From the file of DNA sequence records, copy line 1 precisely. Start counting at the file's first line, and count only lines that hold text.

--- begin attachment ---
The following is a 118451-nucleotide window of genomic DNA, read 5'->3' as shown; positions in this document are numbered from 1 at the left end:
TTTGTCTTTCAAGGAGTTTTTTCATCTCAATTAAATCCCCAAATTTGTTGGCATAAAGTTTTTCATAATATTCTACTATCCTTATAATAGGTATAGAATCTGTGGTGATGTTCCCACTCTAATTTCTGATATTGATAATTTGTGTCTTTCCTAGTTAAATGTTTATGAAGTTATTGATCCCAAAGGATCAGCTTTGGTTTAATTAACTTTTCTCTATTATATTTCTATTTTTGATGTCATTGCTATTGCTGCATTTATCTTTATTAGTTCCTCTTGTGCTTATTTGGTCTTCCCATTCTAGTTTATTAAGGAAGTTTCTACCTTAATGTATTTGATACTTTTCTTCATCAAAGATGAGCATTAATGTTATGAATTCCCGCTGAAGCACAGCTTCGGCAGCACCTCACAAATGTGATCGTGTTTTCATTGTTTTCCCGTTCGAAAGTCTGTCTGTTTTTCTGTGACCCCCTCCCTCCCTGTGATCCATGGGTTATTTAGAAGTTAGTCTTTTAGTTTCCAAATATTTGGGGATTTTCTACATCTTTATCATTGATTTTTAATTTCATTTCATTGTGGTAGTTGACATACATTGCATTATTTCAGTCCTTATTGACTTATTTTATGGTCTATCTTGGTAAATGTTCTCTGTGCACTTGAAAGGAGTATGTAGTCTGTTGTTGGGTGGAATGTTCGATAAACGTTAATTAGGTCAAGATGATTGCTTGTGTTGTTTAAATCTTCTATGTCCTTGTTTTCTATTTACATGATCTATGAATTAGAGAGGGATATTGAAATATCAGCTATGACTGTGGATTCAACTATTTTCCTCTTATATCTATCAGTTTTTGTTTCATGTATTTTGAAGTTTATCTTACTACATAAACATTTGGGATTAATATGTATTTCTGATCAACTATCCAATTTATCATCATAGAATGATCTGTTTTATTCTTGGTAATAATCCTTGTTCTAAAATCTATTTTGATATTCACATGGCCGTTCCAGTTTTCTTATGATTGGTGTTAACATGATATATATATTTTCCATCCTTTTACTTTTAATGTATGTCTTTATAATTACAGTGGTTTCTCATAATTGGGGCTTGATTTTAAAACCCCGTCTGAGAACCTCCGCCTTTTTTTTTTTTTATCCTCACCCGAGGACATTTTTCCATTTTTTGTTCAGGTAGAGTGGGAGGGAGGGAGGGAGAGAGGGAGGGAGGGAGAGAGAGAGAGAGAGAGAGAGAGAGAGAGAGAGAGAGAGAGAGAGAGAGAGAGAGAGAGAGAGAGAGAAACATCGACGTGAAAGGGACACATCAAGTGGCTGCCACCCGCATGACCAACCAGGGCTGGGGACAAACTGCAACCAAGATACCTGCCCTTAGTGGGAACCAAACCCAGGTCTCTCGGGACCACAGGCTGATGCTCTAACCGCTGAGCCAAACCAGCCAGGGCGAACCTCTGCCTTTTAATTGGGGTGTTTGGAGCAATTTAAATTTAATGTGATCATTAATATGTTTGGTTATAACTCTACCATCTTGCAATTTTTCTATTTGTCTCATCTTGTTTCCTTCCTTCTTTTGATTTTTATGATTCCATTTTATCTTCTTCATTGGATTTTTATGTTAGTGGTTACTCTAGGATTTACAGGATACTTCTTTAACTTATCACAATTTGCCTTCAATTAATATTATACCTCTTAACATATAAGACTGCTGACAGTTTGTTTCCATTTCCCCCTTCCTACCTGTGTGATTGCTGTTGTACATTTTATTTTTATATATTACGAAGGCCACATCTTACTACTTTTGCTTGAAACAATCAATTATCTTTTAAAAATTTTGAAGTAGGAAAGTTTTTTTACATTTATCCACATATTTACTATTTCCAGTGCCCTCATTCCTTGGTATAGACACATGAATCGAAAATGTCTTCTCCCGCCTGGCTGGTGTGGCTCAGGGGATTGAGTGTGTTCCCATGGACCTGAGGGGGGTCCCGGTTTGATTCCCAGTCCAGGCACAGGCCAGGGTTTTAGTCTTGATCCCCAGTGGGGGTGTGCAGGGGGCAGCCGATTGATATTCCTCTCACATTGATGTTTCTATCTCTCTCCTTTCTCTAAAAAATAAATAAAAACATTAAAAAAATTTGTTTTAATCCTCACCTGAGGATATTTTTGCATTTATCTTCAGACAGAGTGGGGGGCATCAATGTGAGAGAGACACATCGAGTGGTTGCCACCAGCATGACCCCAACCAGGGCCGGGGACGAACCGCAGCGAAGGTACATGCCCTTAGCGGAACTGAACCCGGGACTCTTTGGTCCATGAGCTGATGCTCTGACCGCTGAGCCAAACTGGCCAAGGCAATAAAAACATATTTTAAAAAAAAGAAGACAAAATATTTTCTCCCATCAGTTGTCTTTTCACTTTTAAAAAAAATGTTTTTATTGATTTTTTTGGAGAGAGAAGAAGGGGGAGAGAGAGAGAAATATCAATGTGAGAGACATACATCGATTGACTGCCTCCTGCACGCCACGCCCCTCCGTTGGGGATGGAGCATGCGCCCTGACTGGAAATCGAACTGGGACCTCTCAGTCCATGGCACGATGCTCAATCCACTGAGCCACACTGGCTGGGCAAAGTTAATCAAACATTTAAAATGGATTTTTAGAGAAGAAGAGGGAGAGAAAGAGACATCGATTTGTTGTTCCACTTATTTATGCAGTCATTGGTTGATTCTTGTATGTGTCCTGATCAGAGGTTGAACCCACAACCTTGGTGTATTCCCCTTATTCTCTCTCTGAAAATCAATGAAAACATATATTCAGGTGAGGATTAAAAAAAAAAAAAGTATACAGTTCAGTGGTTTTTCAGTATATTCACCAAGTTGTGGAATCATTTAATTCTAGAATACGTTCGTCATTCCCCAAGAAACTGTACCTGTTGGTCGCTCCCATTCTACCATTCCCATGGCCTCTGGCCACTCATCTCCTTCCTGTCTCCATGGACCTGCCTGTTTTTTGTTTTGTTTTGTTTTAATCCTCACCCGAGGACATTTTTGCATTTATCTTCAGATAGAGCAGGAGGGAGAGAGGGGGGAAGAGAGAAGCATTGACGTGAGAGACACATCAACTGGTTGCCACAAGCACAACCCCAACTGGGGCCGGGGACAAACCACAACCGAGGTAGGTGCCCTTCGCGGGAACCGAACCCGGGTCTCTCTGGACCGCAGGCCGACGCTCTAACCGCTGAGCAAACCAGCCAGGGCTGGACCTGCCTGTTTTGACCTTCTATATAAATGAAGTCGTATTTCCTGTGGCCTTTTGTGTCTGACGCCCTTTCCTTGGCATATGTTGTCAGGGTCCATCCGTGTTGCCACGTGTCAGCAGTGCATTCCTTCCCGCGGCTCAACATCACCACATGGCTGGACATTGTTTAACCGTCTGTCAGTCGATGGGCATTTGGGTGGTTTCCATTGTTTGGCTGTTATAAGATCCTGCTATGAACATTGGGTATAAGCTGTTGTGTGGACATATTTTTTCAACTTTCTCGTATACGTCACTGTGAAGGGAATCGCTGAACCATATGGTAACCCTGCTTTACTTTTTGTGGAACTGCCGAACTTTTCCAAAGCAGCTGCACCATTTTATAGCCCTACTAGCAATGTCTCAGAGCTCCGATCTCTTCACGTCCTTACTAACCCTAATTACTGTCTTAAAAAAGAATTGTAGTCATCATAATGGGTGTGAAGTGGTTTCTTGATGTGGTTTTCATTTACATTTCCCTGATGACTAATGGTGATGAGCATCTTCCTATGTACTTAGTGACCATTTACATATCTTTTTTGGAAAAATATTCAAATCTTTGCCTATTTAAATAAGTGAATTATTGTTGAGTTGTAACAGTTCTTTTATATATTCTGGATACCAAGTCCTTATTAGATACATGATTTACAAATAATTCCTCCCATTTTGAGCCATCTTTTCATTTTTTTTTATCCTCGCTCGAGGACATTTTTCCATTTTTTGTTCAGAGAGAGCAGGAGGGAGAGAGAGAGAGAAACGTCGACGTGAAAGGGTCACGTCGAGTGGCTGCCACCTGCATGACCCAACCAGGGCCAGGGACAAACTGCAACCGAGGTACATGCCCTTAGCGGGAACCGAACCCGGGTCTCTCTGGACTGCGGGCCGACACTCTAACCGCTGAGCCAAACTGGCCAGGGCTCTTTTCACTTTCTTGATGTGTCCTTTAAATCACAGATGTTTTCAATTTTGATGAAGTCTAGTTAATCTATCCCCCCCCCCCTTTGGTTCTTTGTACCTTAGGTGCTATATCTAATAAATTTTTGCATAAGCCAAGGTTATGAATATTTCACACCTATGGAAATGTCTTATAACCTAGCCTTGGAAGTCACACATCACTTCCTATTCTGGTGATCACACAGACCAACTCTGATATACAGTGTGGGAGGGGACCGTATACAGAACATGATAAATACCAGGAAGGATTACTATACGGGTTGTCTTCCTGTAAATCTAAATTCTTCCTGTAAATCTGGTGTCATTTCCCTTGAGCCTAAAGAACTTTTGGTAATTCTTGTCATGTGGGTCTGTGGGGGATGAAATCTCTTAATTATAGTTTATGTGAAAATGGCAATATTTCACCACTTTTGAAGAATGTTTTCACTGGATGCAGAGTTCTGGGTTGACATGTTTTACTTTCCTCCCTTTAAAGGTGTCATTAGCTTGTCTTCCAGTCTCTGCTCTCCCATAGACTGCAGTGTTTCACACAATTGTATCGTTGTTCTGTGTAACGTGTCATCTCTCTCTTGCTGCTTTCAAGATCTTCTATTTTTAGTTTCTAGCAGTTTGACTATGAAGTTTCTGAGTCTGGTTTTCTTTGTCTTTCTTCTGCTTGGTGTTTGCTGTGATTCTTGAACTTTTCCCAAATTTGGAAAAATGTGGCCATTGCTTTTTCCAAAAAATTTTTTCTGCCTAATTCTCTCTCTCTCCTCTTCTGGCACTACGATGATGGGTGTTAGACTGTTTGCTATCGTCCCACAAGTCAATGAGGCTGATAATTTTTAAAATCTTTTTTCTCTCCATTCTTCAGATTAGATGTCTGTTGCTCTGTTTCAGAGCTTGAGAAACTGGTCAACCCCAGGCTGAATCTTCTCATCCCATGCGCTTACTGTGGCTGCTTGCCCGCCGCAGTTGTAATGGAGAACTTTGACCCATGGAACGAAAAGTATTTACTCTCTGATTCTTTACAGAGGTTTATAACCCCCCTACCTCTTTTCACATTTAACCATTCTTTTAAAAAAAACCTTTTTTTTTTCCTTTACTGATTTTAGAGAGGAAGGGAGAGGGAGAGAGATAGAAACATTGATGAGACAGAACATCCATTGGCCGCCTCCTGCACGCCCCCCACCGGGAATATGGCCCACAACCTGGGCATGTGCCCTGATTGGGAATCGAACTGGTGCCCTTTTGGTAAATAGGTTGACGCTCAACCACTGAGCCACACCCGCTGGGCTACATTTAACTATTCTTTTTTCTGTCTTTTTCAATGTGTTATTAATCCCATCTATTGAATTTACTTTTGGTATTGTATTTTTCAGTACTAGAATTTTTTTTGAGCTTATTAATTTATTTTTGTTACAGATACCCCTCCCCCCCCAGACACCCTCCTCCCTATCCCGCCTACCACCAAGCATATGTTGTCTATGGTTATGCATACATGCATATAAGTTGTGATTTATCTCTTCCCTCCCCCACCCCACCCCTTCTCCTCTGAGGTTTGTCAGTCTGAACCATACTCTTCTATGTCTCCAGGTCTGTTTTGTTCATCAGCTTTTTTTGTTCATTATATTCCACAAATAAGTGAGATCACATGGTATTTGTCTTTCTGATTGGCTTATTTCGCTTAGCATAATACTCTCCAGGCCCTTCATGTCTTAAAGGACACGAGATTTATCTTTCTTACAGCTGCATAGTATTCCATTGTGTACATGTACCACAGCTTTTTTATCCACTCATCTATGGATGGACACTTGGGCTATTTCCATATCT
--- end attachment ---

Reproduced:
The following is a 118451-nucleotide window of genomic DNA, read 5'->3' as shown; positions in this document are numbered from 1 at the left end: